“You are acting in a way that you are not obligated to do. I have a right to speak,” Rose said, going on to call for a non-binding advisory question on the May ballot related to the grant being used to pay for the fairgrounds boundary line adjustment.
Transparency and public involvement again came up later at the March 7 meeting, when Williams broached concerns about human resources being addressed only into executive session, stating that the county is creating “an unhappy workplace.”
“You do not attract people to work in dysfunction,” she said before inviting resident Spencer Hutchings — who serves as treasurer of the Bonner County Republican Central Committee — to give a presentation on the idea of hosting a regular town hall at which citizens would be invited to ask questions of commissioners.
Hutchings proposed that commissioners’ business meetings are just that — intended to address county business, not necessarily to hear from the public in a back-and-forth dialogue. To serve that need, Hutchings envisioned hosting such a gathering once a month or bi-monthly at a neutral space, such as the fairgrounds, on a Saturday or after work hours on a Friday. Attendees would come to the door, present some proof of their county residency and engage in a free-form, recorded discussion at which — while remaining civil — “people should be able to vent,” Hutchings said.
“If it takes all day, it takes all day,” he added, going on to state, “We should get the opportunity to say something. … You guys don’t want to engage with us.”
Williams pointed to town halls conducted by Wheeler in the past, which have resulted in citizens feeling informed and heard. She moved to establish a town hall meeting with the full board of commissioners, which Omodt seconded.
Bradshaw, however, questioned the cost, which he said could run to upwards of $1,000 per hour just to have staff and facilities in place.
“Which one of y’all are willing to contribute to this?” he said.
“We pay for this government,” Hutchings responded. “You guys manage to pay for lawsuits that you get into all the time.”
Omodt moved to amend the motion, sending it to county attorney Bill Wilson to determine if such a town hall could be conducted in compliance with meeting laws and what infrastructure would be required, to which Bradshaw and Omodt voted “yes” and Williams voted “no.”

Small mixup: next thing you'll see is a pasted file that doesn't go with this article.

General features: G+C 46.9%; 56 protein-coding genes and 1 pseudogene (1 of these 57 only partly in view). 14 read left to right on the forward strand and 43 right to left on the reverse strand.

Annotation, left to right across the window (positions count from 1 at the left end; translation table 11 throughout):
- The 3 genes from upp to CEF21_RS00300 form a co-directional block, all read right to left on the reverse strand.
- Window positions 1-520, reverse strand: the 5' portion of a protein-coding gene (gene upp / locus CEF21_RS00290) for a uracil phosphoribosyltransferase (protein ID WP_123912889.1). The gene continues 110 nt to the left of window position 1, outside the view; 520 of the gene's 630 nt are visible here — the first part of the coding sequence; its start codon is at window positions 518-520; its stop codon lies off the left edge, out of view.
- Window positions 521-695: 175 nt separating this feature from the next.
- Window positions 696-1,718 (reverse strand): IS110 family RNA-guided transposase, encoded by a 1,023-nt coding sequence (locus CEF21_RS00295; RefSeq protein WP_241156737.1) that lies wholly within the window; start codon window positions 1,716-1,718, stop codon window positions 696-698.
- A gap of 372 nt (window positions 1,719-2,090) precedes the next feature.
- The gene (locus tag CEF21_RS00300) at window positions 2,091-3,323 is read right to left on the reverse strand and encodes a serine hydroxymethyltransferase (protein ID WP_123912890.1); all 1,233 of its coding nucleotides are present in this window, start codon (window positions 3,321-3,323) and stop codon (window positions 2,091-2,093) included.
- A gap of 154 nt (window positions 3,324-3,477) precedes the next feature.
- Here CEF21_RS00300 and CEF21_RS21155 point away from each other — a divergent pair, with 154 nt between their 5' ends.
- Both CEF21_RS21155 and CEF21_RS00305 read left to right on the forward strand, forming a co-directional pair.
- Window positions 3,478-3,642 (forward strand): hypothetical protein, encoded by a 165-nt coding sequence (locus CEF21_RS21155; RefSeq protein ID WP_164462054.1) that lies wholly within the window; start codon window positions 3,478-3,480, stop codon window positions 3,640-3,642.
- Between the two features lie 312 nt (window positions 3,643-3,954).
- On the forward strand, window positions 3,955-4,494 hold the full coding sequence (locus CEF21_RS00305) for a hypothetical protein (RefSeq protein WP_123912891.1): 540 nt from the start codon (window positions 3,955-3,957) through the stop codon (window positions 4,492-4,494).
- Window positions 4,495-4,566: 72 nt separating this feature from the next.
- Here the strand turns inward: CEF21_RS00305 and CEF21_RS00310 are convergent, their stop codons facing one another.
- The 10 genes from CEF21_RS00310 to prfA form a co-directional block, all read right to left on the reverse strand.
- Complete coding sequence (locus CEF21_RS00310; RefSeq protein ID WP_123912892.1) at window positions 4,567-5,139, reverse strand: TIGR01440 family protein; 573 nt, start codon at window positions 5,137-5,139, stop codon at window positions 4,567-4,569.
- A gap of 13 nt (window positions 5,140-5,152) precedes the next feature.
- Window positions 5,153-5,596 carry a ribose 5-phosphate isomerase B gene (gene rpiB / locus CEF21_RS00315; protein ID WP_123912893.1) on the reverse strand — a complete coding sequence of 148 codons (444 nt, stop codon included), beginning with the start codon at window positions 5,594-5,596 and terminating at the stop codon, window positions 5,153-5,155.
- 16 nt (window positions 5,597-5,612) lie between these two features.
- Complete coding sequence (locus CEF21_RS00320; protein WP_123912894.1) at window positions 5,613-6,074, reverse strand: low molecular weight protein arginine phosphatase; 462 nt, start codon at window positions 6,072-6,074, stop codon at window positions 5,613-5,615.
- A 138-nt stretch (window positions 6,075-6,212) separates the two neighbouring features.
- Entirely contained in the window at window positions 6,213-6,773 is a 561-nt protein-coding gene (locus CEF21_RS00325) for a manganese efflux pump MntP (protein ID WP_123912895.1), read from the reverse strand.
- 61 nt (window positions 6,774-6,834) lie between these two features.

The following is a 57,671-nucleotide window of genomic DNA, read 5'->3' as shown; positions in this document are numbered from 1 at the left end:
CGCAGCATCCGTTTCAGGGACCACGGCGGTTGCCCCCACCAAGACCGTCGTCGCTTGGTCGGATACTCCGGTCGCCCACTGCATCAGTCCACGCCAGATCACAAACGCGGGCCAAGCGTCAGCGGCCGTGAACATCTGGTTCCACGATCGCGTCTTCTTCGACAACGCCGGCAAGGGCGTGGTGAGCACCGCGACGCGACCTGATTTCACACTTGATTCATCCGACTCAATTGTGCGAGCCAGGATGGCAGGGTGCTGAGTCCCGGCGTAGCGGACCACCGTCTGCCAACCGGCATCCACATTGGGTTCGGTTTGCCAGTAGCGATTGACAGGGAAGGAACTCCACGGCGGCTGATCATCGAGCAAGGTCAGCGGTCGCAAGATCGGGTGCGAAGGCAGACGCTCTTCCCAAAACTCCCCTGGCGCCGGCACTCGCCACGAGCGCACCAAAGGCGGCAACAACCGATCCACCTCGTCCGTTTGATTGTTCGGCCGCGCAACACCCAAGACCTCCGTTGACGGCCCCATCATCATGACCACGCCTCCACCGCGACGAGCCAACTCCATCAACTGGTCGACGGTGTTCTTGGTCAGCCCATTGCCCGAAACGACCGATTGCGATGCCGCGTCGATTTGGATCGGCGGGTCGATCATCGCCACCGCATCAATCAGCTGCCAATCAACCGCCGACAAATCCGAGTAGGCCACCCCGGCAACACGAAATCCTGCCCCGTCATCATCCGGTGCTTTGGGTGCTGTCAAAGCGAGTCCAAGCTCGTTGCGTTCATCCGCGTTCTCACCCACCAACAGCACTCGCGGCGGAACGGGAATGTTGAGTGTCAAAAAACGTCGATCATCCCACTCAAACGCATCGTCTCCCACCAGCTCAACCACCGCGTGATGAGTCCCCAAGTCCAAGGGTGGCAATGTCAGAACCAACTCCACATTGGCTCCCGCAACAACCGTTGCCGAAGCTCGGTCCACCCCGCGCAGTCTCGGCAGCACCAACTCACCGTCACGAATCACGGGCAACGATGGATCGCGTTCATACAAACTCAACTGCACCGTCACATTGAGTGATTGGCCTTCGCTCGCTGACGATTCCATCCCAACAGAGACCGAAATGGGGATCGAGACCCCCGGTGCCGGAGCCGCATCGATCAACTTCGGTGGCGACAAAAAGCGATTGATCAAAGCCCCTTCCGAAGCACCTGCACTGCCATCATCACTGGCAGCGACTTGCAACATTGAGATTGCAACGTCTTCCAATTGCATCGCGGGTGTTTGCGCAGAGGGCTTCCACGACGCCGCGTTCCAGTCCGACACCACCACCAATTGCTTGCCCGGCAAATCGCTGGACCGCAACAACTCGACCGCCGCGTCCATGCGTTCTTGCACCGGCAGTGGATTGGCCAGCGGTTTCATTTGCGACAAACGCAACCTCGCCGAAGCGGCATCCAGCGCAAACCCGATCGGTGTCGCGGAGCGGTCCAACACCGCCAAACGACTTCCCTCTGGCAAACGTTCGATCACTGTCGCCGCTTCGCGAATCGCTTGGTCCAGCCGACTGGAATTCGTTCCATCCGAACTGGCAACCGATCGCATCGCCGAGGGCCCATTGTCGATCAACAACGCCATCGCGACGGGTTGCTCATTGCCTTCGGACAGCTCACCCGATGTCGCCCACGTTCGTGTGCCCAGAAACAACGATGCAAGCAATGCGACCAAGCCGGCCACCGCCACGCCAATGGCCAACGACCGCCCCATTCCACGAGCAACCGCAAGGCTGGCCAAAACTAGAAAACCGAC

Omodt also addressed the issue of training for boards, commissions and committees, which he presented with material he gathered following a recent meeting of the Idaho Association of Counties in Boise.
Specifically referring to the widespread interest in the Fair Board, Omodt said there are statutory limitations on how the county can interact with its sub-agencies and how those bodies must conduct themselves — much of that including compliance with record keeping, reporting from staff and chairpersons, accessibility requirements for meetings, and other legal mandates related to personnel matters and privacy.
Ensuring those rules are followed is a matter of minimizing legal risk, which is especially critical as Bonner County is self-insured, rather than participating in the Idaho Counties Risk Management Program — which private attorney Ford Elsaesser, Prosecuting Attorney Lewis Marshall and County Clerk Mike Rosedale all said the county should rejoin during a discussion about receiving pro bono analysis and advice from Elsaesser about how much the county pays in fees to outside law firms in civil litigation. (A motion to retain Elsaesser on an advisory basis died without a second.)
Finally, both the disposition of the fairgrounds and the county’s legal exposure rounded out the public portion of the meeting — before commissioners went into executive session — when Omodt moved and Bradshaw seconded to go forward with the boundary line adjustment by Sewell and Associates, paid for with $25,000 in grant monies.
Williams again opposed the agenda item, reiterating, “I hold that this is not appropriate to discuss now,” because she said it hadn’t been properly noticed.
“This is exactly a re-do of what happened with the ice rink,” she said, adding later that she wouldn’t be surprised to see Wheeler “go straight to the AG” over the issue.
“If this moves forward because of a majority vote, it is clear that we are accepting risk, not mitigating risk,” she said.
The item was approved with “yes” votes from Bradshaw and Omodt.